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4 February 2010

Geoffrey Howe, 1990

Sir Geoffrey Howe, resignation speech, House of Commons, November 1990.

By Staff Blogger

Sir Geoffrey Howe, deputy prime minister to Margaret Thatcher, resigned on 1 November 1990. His resignation speech on 13 November, a stinging rebuke of Thatcher’s European policy, is thought to have been a catalyst to the prime minister’s departure nine days later.

Howe drove the knife deep into divisions in the Conservative leadership, portraying Thatcher’s attitudes to the European Monetary System as damaging for both country and party.

He is not generally regarded as a great orator — indeed, Denis Healey once likened Howe’s debating style to “being savaged by a dead sheep”. Nonetheless, this statement to the Commons has entered the annals of momentous political speeches. It is seen as central to Michael Heseltine’s race for leadership, and the vital first step towards reconciling that “tragic conflict of loyalties” which had driven Howe from the cabinet.

The tragedy is — and it is for me personally, for my party, for our whole people, and for my Right Honourable Friend herself, a very real tragedy — that the Prime Minister’s perceived attitude towards Europe is running increasingly serious risks for the future of our nation. It risks minimising our influence and maximising our chances of being once again shut out.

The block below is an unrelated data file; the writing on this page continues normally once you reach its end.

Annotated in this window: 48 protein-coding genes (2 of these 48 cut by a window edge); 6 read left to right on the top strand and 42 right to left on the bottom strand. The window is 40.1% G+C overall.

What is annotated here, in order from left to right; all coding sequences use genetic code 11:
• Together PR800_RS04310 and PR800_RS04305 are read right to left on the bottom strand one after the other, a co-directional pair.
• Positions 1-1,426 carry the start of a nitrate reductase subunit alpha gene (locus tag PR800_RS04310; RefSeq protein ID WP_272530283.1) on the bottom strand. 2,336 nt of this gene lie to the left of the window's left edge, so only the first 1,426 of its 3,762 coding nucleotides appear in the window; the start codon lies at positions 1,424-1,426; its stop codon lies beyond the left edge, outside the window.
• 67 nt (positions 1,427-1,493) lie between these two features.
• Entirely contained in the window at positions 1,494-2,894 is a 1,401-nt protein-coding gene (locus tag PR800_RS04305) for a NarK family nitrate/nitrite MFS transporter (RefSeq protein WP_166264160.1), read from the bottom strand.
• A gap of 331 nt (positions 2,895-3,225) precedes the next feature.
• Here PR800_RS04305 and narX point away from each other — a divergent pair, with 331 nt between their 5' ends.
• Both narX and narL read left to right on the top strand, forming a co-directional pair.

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I believe that both the Chancellor and the governor are cricketing enthusiasts, so I hope that there is no monopoly of cricketing metaphors. It is rather like sending your opening batsmen to the crease only for them to find, the moment the first balls are bowled, that their bats have been broken before the game by the team captain.

The Labour councillor and blogger Bob Piper says: “This speech, though lacking the oratory of Obama, King or Kennedy, was superbly crafted and hit its target right between the eyes. Two weeks later, she was gone. A joy to behold.”

And the blogger Cath Elliott says: “Maybe it’s not a great speech as far as speeches go, but it was certainly historic — an event that a lot of people remember with great fondness.”

Click here for the full text of the speech.

Click here for a video of the clip from the BBC news.

Next speech: Robin Cook, resignation speech, House of Commons, March 2003

Previous speech: Neil Kinnock, Militant speech, Labour party conference, October 1985

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